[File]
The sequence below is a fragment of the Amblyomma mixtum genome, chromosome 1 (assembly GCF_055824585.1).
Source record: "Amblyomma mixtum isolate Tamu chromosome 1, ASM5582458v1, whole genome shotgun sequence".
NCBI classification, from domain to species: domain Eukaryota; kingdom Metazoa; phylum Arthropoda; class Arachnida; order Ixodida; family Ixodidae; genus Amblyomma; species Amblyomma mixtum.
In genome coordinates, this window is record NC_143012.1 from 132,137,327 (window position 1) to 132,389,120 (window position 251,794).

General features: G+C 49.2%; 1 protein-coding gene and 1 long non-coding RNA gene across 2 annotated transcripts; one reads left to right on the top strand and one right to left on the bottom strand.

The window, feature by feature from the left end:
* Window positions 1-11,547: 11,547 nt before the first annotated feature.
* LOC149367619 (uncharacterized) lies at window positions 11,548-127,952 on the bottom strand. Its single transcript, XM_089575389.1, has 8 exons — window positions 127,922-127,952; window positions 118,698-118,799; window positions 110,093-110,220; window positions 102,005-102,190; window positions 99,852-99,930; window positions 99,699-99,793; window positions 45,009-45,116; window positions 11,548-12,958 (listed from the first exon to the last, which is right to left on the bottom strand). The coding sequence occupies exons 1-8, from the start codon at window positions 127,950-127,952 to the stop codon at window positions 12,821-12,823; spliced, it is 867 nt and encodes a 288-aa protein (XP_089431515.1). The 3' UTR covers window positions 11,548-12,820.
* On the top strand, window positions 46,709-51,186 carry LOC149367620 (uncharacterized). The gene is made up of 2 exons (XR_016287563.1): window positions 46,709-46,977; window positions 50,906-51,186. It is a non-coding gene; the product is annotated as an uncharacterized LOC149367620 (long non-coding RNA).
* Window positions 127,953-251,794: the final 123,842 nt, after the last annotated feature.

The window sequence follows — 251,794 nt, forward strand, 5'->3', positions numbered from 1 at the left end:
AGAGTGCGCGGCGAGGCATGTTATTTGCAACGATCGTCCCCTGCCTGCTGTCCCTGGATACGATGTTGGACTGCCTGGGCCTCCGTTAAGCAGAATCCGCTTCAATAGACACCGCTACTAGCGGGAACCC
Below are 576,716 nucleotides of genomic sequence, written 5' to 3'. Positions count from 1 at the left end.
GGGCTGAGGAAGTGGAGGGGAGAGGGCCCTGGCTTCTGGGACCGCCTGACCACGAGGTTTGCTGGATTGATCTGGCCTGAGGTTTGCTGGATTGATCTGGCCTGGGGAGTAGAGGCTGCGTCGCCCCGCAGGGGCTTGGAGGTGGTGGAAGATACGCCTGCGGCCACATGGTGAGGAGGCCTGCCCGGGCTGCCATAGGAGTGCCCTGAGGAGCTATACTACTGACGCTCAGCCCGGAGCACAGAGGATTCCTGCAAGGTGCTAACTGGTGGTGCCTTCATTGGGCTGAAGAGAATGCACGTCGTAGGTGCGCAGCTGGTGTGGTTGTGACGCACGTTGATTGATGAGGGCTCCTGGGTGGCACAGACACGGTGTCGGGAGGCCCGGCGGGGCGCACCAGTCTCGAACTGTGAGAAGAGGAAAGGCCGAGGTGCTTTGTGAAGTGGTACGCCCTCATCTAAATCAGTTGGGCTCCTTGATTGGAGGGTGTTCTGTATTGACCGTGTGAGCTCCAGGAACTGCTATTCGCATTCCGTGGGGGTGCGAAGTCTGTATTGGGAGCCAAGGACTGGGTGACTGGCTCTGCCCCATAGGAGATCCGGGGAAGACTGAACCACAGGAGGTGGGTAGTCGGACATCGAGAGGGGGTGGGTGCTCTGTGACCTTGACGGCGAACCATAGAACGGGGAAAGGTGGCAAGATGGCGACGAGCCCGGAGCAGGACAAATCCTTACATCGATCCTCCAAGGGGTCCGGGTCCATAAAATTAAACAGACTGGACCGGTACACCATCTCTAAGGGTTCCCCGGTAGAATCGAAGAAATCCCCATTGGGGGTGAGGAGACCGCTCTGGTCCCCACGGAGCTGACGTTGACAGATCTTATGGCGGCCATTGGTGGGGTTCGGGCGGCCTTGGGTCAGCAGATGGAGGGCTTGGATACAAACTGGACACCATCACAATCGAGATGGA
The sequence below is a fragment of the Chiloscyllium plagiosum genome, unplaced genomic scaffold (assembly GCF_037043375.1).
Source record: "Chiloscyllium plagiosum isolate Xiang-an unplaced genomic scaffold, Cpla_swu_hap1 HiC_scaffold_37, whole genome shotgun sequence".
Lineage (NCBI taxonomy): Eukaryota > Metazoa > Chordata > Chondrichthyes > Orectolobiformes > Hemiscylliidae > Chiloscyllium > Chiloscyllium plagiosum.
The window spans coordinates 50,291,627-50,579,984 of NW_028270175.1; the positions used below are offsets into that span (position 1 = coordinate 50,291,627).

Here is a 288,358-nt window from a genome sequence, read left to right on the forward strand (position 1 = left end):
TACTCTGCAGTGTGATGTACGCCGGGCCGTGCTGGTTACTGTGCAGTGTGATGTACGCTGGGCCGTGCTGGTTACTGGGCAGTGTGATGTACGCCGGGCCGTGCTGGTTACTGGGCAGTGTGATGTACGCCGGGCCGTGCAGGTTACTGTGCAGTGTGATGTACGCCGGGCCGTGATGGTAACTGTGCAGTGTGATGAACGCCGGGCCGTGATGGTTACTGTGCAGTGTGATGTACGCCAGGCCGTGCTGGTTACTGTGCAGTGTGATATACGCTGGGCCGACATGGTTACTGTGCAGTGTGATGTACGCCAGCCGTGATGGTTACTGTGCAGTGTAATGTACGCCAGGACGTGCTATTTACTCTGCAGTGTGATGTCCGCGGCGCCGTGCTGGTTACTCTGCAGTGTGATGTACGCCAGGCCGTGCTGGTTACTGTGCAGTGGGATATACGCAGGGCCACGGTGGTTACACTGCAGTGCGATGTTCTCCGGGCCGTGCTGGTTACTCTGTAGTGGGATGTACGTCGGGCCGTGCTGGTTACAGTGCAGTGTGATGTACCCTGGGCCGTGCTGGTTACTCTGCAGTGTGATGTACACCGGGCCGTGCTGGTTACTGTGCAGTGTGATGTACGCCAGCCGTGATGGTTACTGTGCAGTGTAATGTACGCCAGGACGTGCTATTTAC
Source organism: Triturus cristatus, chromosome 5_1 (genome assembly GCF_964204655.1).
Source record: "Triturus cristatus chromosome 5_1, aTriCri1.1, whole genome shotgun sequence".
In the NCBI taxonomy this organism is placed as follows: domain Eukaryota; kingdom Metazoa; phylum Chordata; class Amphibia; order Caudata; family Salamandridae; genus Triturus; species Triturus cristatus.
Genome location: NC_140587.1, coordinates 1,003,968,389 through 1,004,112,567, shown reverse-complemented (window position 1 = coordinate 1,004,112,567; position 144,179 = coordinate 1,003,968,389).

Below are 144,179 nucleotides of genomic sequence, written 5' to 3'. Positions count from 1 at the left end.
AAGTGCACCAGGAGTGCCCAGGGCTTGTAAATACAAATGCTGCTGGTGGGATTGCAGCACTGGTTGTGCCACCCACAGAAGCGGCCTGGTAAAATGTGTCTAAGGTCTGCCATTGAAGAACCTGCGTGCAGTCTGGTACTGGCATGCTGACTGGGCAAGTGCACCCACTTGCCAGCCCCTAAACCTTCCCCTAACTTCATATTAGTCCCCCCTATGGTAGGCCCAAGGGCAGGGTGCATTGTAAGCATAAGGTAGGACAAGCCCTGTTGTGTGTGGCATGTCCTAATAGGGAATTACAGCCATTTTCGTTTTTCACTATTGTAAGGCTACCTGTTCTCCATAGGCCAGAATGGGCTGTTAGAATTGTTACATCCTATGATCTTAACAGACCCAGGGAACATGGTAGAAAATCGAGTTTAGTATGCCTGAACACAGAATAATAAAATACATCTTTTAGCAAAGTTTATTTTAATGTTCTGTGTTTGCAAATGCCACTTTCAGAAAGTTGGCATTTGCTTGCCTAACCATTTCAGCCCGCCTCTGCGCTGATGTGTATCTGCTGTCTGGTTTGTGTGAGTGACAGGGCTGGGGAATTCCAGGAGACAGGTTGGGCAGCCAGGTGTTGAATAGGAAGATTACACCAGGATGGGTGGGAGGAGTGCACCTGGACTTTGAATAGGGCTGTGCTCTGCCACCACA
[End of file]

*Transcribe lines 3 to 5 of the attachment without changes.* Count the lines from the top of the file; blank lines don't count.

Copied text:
NCBI classification, from domain to species: domain Eukaryota; kingdom Metazoa; phylum Arthropoda; class Arachnida; order Ixodida; family Ixodidae; genus Amblyomma; species Amblyomma mixtum.
In genome coordinates, this window is record NC_143012.1 from 132,137,327 (window position 1) to 132,389,120 (window position 251,794).

General features: G+C 49.2%; 1 protein-coding gene and 1 long non-coding RNA gene across 2 annotated transcripts; one reads left to right on the top strand and one right to left on the bottom strand.